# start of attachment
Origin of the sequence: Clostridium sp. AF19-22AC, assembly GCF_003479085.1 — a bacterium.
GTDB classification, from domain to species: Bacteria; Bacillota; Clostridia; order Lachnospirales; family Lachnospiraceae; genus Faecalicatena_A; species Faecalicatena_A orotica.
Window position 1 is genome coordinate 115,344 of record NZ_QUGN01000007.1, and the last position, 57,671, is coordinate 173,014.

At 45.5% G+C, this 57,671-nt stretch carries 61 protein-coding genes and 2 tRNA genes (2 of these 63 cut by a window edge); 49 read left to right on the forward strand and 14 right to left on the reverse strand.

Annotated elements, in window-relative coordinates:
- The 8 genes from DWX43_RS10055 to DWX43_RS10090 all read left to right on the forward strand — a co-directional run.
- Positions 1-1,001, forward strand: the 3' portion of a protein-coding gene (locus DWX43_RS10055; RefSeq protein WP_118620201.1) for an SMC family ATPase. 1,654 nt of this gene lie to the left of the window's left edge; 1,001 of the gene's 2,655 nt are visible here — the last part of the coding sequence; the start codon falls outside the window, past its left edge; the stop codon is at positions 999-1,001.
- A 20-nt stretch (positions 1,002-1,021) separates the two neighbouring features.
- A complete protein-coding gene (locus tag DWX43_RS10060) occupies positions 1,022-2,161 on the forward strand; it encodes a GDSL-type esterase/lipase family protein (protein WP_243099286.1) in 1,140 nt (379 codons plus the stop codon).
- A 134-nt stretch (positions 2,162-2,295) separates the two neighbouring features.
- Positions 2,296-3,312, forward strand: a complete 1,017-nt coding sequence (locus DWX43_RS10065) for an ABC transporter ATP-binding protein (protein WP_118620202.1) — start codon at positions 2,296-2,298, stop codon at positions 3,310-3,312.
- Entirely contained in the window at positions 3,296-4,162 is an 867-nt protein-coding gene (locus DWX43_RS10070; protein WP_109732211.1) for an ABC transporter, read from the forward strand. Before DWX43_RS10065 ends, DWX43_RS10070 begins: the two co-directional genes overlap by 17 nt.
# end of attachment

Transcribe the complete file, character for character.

Origin of the sequence: Clostridium sp. AF19-22AC, assembly GCF_003479085.1 — a bacterium.
GTDB classification, from domain to species: Bacteria; Bacillota; Clostridia; order Lachnospirales; family Lachnospiraceae; genus Faecalicatena_A; species Faecalicatena_A orotica.
Window position 1 is genome coordinate 115,344 of record NZ_QUGN01000007.1, and the last position, 57,671, is coordinate 173,014.

At 45.5% G+C, this 57,671-nt stretch carries 61 protein-coding genes and 2 tRNA genes (2 of these 63 cut by a window edge); 49 read left to right on the forward strand and 14 right to left on the reverse strand.

Annotated elements, in window-relative coordinates:
- The 8 genes from DWX43_RS10055 to DWX43_RS10090 all read left to right on the forward strand — a co-directional run.
- Positions 1-1,001, forward strand: the 3' portion of a protein-coding gene (locus DWX43_RS10055; RefSeq protein WP_118620201.1) for an SMC family ATPase. 1,654 nt of this gene lie to the left of the window's left edge; 1,001 of the gene's 2,655 nt are visible here — the last part of the coding sequence; the start codon falls outside the window, past its left edge; the stop codon is at positions 999-1,001.
- A 20-nt stretch (positions 1,002-1,021) separates the two neighbouring features.
- A complete protein-coding gene (locus tag DWX43_RS10060) occupies positions 1,022-2,161 on the forward strand; it encodes a GDSL-type esterase/lipase family protein (protein WP_243099286.1) in 1,140 nt (379 codons plus the stop codon).
- A 134-nt stretch (positions 2,162-2,295) separates the two neighbouring features.
- Positions 2,296-3,312, forward strand: a complete 1,017-nt coding sequence (locus DWX43_RS10065) for an ABC transporter ATP-binding protein (protein WP_118620202.1) — start codon at positions 2,296-2,298, stop codon at positions 3,310-3,312.
- Entirely contained in the window at positions 3,296-4,162 is an 867-nt protein-coding gene (locus DWX43_RS10070; protein WP_109732211.1) for an ABC transporter, read from the forward strand. Before DWX43_RS10065 ends, DWX43_RS10070 begins: the two co-directional genes overlap by 17 nt.